“The Russians Are Coming”
Bagration to Berlin OOB Release
Bagration to Berlin is the first supplement for D-Day to Berlin.
It covers the Eastern Front from the early summer of 1944 through the end of the war in the Spring of 1945. This is the period where the Germans were losing and retreating ever slowly towards Berlin.
This free download will provide a sneak peak into the OOB for both sides.
A Peak into the Period
Operation Bagration was the code name for the 1944 Soviet Belorussian Strategic Offensive Operation a military campaign fought between 23 June and 19 August 1944 in Soviet Byelorussia in the Eastern Front of World War II.
The Soviet Union destroyed 28 of 34 divisions of Army Group Centre and completely shattered the German front line. It was the biggest defeat in German military history and the fifth deadliest campaign in Europe, killing around 450,000 soldiers, while 300,000 others were cut off in the Courland Pocket.
On 23 June 1944, the Red Army attacked Army Group Centre in Byelorussia, with the objective of encircling and destroying its main component armies. By 28 June, the German Fourth Army had been destroyed, along with most of the Third Panzer and Ninth Armies.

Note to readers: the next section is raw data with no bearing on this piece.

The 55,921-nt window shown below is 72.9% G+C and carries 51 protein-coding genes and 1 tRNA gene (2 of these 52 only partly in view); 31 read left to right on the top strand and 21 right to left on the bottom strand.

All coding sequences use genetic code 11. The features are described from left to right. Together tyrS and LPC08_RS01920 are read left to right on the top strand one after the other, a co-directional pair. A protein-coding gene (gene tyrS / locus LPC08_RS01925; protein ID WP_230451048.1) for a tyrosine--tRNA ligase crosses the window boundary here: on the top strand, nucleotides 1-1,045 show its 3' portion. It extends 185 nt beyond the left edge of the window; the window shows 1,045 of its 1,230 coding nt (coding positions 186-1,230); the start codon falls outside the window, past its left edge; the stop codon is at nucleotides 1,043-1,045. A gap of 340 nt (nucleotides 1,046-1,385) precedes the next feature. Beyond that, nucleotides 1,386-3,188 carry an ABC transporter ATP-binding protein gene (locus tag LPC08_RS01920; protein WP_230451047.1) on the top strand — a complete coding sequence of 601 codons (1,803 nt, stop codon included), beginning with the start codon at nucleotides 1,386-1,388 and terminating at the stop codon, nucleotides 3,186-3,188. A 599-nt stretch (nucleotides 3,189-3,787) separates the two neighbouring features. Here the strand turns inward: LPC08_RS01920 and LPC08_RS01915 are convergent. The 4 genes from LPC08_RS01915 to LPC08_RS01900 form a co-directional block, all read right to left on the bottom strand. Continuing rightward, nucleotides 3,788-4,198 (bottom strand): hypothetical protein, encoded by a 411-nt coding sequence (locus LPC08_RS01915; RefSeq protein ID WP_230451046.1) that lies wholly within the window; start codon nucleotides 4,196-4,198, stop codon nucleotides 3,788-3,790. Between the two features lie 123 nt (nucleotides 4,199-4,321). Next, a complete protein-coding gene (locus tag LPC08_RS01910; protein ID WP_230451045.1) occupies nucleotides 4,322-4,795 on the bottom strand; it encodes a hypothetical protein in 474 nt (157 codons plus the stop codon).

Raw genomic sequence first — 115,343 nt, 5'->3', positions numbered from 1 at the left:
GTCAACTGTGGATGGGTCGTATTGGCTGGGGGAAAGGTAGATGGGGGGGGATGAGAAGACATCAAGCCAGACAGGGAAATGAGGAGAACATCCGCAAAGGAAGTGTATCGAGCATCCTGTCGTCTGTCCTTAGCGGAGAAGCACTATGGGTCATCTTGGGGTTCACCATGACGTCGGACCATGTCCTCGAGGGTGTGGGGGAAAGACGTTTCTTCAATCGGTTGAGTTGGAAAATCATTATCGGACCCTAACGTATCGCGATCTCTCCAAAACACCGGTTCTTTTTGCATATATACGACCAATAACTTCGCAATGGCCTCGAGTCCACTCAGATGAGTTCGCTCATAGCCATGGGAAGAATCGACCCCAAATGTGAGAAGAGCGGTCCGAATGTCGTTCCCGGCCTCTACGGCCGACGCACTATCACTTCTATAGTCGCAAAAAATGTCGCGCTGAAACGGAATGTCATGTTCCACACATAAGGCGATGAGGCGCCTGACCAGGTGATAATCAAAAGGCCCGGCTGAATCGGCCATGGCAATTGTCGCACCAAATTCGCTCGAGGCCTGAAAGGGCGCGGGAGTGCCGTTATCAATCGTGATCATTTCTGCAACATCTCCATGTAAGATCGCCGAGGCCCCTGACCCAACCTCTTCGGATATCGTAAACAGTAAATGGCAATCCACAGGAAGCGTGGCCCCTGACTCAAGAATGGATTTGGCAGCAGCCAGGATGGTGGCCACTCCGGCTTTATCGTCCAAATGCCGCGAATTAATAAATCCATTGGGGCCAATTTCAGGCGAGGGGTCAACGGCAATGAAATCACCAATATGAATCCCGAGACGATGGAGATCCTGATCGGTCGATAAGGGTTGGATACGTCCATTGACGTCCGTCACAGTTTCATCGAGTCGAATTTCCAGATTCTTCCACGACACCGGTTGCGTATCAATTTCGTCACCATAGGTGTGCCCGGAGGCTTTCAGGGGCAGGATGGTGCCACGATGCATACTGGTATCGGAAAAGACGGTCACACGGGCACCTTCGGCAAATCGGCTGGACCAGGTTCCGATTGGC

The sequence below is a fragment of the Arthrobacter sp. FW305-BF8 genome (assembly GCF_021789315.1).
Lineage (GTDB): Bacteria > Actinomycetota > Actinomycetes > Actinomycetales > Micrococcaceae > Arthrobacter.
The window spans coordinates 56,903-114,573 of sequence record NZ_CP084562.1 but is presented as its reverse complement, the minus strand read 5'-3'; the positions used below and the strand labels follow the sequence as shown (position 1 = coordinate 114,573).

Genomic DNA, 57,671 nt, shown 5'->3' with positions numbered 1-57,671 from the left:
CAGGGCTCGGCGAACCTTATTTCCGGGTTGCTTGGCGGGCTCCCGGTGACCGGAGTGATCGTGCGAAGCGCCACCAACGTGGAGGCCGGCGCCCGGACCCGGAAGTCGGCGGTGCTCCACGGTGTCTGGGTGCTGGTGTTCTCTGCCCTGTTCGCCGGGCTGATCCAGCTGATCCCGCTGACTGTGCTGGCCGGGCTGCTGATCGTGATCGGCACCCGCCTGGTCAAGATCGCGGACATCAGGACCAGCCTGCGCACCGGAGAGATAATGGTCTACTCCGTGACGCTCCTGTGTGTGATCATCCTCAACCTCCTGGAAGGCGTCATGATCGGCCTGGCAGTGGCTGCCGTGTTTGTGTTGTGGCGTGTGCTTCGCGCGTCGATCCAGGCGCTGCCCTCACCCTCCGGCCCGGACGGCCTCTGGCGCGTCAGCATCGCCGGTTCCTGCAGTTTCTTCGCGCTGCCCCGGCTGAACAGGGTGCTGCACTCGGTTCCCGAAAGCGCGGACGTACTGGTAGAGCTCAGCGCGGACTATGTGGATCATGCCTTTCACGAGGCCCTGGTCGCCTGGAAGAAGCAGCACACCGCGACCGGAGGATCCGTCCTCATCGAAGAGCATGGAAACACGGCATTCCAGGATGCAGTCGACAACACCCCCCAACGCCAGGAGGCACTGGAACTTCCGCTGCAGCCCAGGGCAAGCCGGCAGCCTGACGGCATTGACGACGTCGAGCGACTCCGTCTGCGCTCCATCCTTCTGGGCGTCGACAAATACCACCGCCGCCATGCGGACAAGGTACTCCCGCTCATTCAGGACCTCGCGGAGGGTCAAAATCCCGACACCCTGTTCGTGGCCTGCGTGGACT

The Red Army exploited the collapse of the German front line to encircle German formations in the vicinity of Minsk in the Minsk Offensive and destroy them, with Minsk liberated on 4 July. With the end of effective German resistance in Byelorussia, the Soviet offensive continued on to Lithuania, Poland and Romania over the course of July and August.
The Red Army successfully used the Soviet deep battle and maskirovka (deception) strategies for the first time to a full extent, albeit with continuing heavy losses. Operation Bagration diverted German mobile reserves to the central sectors, removing them from the Lublin-Brest and Lvov–Sandomierz areas, enabling the Soviets to undertake the Lvov–Sandomierz Offensive and Lublin–Brest Offensive.
This allowed the Red Army to reach the Vistula river and Warsaw, which in turn put Soviet forces within striking distance of Berlin, conforming to the concept of Soviet deep operations—striking into the enemy’s strategic depths.